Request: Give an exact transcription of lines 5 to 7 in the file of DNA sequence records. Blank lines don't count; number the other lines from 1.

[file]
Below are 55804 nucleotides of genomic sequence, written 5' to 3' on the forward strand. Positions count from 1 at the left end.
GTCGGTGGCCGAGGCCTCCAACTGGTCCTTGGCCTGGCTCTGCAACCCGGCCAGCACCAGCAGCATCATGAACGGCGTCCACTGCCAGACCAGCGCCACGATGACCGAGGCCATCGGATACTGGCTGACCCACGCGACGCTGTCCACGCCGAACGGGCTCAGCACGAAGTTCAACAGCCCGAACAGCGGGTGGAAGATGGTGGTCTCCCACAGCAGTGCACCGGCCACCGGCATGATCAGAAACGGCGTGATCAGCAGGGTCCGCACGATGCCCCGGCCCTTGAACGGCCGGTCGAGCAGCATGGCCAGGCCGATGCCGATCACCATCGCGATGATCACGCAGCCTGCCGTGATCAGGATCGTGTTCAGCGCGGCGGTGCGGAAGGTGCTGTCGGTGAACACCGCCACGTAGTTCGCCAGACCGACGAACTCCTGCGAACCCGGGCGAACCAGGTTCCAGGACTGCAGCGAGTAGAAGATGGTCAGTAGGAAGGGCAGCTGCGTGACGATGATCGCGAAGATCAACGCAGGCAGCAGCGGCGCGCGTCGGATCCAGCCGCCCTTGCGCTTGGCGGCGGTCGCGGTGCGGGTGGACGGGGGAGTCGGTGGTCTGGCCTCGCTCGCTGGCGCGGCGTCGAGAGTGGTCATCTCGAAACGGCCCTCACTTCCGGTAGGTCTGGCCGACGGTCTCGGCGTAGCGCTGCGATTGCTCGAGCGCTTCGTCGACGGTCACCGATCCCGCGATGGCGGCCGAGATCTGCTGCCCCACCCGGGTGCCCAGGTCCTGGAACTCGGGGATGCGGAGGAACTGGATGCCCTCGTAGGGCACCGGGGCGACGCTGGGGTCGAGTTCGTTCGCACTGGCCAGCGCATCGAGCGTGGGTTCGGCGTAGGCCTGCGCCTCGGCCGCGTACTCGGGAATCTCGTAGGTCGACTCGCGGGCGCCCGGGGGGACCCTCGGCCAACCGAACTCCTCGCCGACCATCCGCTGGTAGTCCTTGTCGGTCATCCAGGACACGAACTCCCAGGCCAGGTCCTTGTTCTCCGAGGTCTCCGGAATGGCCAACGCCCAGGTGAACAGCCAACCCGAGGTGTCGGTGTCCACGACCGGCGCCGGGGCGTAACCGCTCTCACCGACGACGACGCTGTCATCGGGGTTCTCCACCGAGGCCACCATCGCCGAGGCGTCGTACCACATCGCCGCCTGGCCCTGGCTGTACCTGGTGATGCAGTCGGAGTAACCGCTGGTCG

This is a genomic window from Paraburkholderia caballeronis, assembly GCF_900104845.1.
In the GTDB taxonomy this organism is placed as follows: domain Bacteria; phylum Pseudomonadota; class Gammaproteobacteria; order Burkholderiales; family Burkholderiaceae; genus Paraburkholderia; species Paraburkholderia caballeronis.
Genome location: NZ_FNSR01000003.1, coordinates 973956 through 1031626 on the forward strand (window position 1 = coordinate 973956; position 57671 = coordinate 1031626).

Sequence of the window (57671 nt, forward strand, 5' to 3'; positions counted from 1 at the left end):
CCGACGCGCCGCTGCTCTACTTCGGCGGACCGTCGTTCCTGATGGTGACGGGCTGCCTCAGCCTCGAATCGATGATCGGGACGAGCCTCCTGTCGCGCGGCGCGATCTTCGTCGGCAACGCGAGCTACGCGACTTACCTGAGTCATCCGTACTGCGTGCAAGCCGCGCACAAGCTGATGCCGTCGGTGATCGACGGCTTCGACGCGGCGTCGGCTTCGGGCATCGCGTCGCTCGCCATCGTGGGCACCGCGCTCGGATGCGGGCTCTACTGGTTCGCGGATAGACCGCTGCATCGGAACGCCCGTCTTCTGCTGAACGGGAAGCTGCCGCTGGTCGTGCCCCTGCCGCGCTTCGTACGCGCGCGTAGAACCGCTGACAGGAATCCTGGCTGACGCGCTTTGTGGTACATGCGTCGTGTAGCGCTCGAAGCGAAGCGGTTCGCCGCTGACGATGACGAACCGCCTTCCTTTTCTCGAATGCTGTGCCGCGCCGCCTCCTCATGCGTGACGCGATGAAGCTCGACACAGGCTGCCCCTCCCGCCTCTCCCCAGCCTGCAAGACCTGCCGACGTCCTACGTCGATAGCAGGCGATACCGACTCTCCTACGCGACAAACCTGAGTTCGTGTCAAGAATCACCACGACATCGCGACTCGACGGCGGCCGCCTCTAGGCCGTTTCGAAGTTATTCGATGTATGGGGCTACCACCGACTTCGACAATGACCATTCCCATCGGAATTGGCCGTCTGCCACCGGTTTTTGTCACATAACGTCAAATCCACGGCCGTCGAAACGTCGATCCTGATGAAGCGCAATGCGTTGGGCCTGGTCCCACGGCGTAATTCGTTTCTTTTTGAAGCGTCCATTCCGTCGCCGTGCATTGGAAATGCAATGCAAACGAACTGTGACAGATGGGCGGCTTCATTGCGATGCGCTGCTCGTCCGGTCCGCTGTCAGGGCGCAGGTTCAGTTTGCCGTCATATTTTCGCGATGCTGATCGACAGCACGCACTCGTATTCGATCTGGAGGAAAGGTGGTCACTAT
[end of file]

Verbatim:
Genome location: NZ_FNSR01000003.1, coordinates 973956 through 1031626 on the forward strand (window position 1 = coordinate 973956; position 57671 = coordinate 1031626).

Sequence of the window (57671 nt, forward strand, 5' to 3'; positions counted from 1 at the left end):
CCGACGCGCCGCTGCTCTACTTCGGCGGACCGTCGTTCCTGATGGTGACGGGCTGCCTCAGCCTCGAATCGATGATCGGGACGAGCCTCCTGTCGCGCGGCGCGATCTTCGTCGGCAACGCGAGCTACGCGACTTACCTGAGTCATCCGTACTGCGTGCAAGCCGCGCACAAGCTGATGCCGTCGGTGATCGACGGCTTCGACGCGGCGTCGGCTTCGGGCATCGCGTCGCTCGCCATCGTGGGCACCGCGCTCGGATGCGGGCTCTACTGGTTCGCGGATAGACCGCTGCATCGGAACGCCCGTCTTCTGCTGAACGGGAAGCTGCCGCTGGTCGTGCCCCTGCCGCGCTTCGTACGCGCGCGTAGAACCGCTGACAGGAATCCTGGCTGACGCGCTTTGTGGTACATGCGTCGTGTAGCGCTCGAAGCGAAGCGGTTCGCCGCTGACGATGACGAACCGCCTTCCTTTTCTCGAATGCTGTGCCGCGCCGCCTCCTCATGCGTGACGCGATGAAGCTCGACACAGGCTGCCCCTCCCGCCTCTCCCCAGCCTGCAAGACCTGCCGACGTCCTACGTCGATAGCAGGCGATACCGACTCTCCTACGCGACAAACCTGAGTTCGTGTCAAGAATCACCACGACATCGCGACTCGACGGCGGCCGCCTCTAGGCCGTTTCGAAGTTATTCGATGTATGGGGCTACCACCGACTTCGACAATGACCATTCCCATCGGAATTGGCCGTCTGCCACCGGTTTTTGTCACATAACGTCAAATCCACGGCCGTCGAAACGTCGATCCTGATGAAGCGCAATGCGTTGGGCCTGGTCCCACGGCGTAATTCGTTTCTTTTTGAAGCGTCCATTCCGTCGCCGTGCATTGGAAATGCAATGCAAACGAACTGTGACAGATGGGCGGCTTCATTGCGATGCGCTGCTCGTCCGGTCCGCTGTCAGGGCGCAGGTTCAGTTTGCCGTCATATTTTCGCGATGCTGATCGACAGCACGCACTCGTATTCGATCTGGAGGAAAGGTGGTCACTAT